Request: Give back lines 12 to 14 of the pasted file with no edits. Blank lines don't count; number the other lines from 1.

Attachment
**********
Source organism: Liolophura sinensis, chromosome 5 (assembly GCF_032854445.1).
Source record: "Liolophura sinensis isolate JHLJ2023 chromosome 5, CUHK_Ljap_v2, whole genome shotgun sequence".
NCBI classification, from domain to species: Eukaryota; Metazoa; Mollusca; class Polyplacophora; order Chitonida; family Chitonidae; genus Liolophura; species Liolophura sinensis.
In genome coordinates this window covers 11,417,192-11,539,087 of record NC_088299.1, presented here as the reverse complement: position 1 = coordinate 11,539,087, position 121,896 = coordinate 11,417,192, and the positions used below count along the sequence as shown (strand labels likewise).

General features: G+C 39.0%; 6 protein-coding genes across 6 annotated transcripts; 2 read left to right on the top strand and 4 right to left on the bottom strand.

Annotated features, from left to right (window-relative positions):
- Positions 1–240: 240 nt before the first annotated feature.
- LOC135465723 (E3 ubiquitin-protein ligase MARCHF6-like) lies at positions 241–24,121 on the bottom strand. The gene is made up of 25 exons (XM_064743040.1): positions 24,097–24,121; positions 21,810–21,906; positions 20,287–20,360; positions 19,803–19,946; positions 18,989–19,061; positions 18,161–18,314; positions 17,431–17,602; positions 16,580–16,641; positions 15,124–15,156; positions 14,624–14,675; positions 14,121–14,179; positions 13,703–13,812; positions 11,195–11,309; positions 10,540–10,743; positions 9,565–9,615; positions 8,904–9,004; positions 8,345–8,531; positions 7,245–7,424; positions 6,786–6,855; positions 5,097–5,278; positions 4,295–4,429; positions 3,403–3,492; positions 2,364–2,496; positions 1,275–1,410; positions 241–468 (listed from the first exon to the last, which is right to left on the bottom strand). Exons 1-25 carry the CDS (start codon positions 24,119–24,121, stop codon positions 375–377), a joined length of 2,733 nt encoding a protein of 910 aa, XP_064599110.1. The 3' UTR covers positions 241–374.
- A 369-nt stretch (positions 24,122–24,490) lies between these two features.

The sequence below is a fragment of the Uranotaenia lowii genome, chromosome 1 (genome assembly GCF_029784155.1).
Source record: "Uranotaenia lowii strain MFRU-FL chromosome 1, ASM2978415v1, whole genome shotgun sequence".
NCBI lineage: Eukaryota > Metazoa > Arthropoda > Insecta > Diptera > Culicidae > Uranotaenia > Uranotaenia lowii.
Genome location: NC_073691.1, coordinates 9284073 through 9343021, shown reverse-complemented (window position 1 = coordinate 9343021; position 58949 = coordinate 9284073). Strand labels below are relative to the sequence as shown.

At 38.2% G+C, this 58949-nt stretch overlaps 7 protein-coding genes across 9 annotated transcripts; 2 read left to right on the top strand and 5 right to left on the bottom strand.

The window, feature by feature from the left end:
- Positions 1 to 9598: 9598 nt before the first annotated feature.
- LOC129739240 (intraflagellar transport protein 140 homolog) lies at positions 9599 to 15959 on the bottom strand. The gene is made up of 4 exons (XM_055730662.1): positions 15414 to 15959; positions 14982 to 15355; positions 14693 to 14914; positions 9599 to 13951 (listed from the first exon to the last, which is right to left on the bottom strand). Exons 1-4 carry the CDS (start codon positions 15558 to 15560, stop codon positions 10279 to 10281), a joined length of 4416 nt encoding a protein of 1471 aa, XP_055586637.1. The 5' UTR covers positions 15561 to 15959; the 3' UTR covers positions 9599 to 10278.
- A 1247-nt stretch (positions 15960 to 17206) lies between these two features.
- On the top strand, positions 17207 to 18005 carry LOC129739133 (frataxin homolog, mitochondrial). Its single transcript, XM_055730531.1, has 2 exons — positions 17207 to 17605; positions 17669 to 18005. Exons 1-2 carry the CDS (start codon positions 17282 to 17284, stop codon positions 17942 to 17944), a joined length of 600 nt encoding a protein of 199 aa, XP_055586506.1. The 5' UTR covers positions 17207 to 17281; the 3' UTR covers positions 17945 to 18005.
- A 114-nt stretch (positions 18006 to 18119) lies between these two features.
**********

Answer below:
NCBI lineage: Eukaryota > Metazoa > Arthropoda > Insecta > Diptera > Culicidae > Uranotaenia > Uranotaenia lowii.
Genome location: NC_073691.1, coordinates 9284073 through 9343021, shown reverse-complemented (window position 1 = coordinate 9343021; position 58949 = coordinate 9284073). Strand labels below are relative to the sequence as shown.

At 38.2% G+C, this 58949-nt stretch overlaps 7 protein-coding genes across 9 annotated transcripts; 2 read left to right on the top strand and 5 right to left on the bottom strand.